I believe half the elections are predicted by simply looking at content and memes spreading on Facebook/Twitter, etc. this is true even of state level elections. There are multiple factors that could be attributed, i.e. India’s median age at 26 and presence of an extremely high number of young citizens on social media irrespective of income category. It was clear in Delhi before the election started when widespread support for AAP and BJP was omnipresent on FB. In the general elections, anti-Rahul Gandhi, anti-Sonia Gandhi and anti-incumbency messages were afloat all over. Slowly, widespread support for BJP and their prime ministerial candidate Narendra Modi was observed over Facebook and Twitter. 2009 general elections were not fiery as much as these elections were, and presence on social media of Indians did not predict outcome of elections to such an extent.

Managing social media definitely is a key concern for all political parties here onwards; there are no 2 thoughts about this. With 60 crores of population in India in the age-group of 0-26, could you imagine there are 2 crores likely to join every year on Facebook and Twitter if we are to consider the pre-teens and toddlers?!? And yes, I am not saying online marketing. That is equivalent to managing PR as what politicians say or do goes on media firms like NDTV, HT/ET, etc which already have enough online presence. My argument is specifically for the case of managing social media. The choice of Digital India as predicted finally won, BJP won with a historic 284 seats!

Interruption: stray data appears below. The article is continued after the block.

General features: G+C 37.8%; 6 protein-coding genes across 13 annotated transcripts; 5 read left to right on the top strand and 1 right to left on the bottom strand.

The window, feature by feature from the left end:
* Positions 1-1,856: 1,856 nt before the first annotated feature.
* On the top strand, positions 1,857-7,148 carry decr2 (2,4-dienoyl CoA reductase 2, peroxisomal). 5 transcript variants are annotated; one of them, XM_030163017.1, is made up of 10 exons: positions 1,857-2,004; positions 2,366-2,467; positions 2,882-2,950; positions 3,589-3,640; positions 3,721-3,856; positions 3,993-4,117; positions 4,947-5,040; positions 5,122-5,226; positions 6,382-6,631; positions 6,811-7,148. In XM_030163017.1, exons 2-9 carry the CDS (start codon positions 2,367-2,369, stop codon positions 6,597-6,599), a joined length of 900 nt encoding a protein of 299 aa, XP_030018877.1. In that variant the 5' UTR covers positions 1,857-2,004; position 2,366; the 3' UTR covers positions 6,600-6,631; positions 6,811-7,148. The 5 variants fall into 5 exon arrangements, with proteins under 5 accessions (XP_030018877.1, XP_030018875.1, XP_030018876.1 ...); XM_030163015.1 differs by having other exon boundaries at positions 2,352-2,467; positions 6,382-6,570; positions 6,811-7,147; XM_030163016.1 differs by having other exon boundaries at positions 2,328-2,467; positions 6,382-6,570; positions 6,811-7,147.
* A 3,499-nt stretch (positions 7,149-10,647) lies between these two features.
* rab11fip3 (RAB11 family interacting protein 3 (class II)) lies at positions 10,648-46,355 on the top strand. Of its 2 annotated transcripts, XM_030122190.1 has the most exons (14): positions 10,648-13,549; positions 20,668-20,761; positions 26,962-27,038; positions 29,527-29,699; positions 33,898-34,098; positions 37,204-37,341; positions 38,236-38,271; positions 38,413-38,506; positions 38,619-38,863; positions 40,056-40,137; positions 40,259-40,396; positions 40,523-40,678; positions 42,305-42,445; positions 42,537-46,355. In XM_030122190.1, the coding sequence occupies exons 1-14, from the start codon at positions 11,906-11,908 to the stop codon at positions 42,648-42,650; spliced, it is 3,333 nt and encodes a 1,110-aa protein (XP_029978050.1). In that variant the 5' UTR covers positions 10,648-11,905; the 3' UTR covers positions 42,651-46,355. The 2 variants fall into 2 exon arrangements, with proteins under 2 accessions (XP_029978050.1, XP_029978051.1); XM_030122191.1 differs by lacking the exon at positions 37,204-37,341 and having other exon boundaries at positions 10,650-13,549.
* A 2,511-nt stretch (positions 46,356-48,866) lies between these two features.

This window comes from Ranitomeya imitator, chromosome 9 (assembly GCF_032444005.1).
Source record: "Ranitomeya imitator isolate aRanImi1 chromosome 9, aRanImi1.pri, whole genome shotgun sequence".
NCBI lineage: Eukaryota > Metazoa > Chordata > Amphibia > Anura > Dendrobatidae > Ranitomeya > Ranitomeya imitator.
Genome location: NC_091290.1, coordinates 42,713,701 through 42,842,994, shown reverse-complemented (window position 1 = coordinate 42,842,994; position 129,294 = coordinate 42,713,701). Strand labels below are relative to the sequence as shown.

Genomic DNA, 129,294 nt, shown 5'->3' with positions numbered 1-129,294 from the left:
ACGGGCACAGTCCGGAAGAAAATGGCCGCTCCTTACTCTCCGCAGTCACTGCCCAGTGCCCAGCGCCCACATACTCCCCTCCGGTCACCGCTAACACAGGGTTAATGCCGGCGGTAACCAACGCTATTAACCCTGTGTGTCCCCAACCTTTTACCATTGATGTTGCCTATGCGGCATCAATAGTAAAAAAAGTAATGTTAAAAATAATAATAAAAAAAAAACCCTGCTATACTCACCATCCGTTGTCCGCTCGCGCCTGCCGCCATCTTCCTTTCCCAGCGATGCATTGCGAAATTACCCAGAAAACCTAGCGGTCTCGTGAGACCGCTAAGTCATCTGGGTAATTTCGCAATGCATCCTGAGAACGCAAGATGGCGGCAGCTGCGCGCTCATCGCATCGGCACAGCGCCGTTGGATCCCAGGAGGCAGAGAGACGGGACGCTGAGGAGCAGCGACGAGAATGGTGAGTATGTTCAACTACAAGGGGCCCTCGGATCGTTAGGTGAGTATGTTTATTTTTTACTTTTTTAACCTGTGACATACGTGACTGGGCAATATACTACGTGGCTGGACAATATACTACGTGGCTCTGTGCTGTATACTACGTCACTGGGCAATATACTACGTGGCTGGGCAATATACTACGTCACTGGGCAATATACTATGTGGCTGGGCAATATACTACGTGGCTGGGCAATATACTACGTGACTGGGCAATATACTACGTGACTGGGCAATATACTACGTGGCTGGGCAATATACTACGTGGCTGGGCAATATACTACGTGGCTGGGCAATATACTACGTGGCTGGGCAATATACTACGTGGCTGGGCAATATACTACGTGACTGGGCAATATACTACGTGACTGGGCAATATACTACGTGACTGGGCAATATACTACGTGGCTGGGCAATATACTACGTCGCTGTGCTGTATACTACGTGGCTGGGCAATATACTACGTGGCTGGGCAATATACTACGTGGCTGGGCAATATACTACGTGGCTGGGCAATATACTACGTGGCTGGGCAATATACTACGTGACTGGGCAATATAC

Look at the anti-incumbency from Tunisia to other parts of Arab world to Istanbul, Kiev and Tehran. It is social media that is acting as a newsfeed for the young, not the traditional media which are often state controlled in these nation-states.


  • Anti-incumbency, anti-dynasty vote